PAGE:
Mr DiSalvo, in your film the Porsche vehicle Mission E plays a leading role. How did this happen?
I remember that very well: I was in the middle of Los Angeles and discovered this car magazine with the Porsche Mission E on the cover in a bookstore on the side of the road. That immediately fascinated me. I just had to stop and take a closer look. I knew immediately: that was it! The first supercool electric agent car for our spy. We were just developing the figure of our agent Rex Dasher. I went to Porsche with this idea. And everyone thought it was great. I mean, I could have gone to any other brand…
...but you went to Porsche. What makes the brand so special for you?
Let me put it this way: As children we always had posters of exciting cars on our walls. My friends hung up a Lamborghini Countach or a Ferrari. But for me it always had to be a Porsche. This simple silhouette, this clear design, that has always been what I liked best, especially today as an artist. And when I was 14, my father really bought a 911. I thought to myself: It doesn't get much better!
And if you had to describe the fascination of Porsche today - apart from the design?
That can hardly be expressed in words. People often say that a car has a certain character. With a Porsche, you get in and immediately feel this connection. Just like my father's 911 Carrera. It really had character. It's very difficult to describe this feeling. I'd say that's something very, very emotional.
So you drive a Porsche yourself?
Driving yes, in my family there are a few - but I don't own one yet. But I've always wanted to get one. Hopefully that will change now.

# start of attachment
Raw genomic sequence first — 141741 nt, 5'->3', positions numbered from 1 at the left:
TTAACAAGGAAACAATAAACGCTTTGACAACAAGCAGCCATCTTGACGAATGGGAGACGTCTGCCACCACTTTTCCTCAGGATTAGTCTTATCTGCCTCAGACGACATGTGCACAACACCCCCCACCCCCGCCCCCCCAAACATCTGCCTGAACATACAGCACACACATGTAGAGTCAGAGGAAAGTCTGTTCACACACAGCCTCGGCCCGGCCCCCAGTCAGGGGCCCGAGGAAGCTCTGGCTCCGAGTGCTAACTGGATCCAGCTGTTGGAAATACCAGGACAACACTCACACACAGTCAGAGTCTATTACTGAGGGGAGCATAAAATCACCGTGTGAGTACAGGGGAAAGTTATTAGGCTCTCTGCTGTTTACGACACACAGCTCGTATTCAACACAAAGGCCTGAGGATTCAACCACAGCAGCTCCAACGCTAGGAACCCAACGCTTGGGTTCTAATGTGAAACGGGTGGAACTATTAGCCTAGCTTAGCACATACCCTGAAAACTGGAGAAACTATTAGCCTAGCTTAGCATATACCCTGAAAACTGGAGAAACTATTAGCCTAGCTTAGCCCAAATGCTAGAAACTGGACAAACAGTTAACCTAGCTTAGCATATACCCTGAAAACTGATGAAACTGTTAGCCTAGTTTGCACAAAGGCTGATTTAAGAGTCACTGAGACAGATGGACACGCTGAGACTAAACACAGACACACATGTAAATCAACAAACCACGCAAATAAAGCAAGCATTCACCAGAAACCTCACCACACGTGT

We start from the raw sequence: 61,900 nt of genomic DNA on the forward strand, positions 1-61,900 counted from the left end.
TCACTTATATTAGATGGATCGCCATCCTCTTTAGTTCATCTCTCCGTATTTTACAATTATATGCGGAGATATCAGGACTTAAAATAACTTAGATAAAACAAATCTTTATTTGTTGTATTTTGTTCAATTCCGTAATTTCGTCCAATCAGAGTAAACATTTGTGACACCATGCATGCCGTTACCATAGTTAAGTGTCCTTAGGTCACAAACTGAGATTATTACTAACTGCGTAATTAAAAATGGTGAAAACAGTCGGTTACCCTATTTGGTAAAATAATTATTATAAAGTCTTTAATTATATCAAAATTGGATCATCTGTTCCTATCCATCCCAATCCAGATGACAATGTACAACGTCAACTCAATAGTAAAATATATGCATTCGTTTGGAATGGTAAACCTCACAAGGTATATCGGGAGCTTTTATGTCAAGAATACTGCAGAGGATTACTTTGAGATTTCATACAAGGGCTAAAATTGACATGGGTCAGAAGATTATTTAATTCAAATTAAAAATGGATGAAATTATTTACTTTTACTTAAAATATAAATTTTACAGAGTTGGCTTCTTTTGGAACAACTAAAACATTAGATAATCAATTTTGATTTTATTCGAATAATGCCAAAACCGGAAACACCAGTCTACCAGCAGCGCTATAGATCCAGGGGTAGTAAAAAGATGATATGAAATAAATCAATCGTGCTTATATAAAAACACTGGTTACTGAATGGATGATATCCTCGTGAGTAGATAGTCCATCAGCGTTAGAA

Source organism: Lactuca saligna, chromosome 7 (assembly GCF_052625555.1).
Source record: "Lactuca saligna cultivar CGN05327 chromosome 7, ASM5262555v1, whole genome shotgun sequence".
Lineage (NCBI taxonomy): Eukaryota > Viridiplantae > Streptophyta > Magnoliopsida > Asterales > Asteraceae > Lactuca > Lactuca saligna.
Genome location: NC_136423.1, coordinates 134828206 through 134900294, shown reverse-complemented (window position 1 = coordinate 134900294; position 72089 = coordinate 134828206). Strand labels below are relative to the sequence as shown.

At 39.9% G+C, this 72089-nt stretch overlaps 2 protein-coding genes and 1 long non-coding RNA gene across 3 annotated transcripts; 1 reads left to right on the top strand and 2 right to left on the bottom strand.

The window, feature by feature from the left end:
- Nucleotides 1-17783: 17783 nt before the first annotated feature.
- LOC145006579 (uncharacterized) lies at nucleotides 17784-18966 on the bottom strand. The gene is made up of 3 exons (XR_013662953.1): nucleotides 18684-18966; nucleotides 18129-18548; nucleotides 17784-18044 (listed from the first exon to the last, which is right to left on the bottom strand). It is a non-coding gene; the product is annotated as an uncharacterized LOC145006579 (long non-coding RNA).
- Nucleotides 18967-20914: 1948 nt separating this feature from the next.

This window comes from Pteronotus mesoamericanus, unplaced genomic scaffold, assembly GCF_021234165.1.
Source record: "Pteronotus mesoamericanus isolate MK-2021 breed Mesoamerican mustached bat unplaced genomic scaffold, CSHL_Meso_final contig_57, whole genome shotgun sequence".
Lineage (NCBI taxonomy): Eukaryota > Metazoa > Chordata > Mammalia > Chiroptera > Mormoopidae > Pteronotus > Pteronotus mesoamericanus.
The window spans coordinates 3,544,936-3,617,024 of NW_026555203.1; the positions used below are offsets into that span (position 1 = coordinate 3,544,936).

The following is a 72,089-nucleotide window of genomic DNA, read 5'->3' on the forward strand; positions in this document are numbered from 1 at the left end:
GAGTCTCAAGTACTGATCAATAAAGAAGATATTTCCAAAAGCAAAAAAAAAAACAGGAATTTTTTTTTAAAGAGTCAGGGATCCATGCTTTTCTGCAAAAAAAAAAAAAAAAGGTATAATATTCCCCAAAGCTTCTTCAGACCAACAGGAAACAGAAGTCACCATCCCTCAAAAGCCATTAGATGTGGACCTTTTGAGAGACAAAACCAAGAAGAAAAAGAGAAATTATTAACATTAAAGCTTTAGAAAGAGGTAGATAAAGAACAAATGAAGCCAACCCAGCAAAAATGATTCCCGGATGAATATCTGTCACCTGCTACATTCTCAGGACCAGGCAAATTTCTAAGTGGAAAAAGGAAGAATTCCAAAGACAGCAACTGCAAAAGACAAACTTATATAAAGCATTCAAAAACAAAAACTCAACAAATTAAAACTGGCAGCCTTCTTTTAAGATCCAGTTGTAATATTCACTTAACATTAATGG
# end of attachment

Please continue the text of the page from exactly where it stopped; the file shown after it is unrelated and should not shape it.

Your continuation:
With the Taycan?
(laughs) Maybe, maybe! We did a test drive with it today. Boy, the vehicle is unbelievable. A Porsche through and through, even if it is electric. I giggled and laughed with joy all the time.
Are there any similarities between an animated film and a sports car?
Definitely in the making. Just as the car designers and engineers design the concept of the vehicle, we develop a storyboard for our film. We then gradually refine our characters, the engineers and the designers perfect the car. Once everything is in place, it goes into production. As in car construction, we also have a kind of production line: First the shot is drawn, then it goes into the layout, then to the camera and into animation, finally the light is set. This is perhaps less linear than in a car factory, but like there we also work in a large team. And both take a good three to five years from the first draft to the finished product.
Then you had enough time to give Mission E a few agent specials in the film, didn't you?
Of course, we gave Rex's car some features that the real car probably doesn't have. After all, all the big agent cars have special features. But I don't want to reveal them now, just that much: For example, Rex can control his Mission E via the wristwatch.
What is Rex's relationship to his Mission E? Is the car just an agent tool, or is there that special connection that you felt in your father's 911?
You'll see. Without revealing too much: Mission E is more or less the rolling office of Rex. And on the other hand it is Rex's buddy, his partner on all missions.
And what do the two buddies learn in their film?
That there are always obstacles to overcome in life, even with the best planning. But: You can still live your personal adventure. Even if it may not be exactly as you imagined it, it can still be very fulfilling.
Meaning: Such an unplanned detour can definitely enrich life?
Exactly. We are what we are because of the challenges of life. And when we master them, we always emerge a little stronger.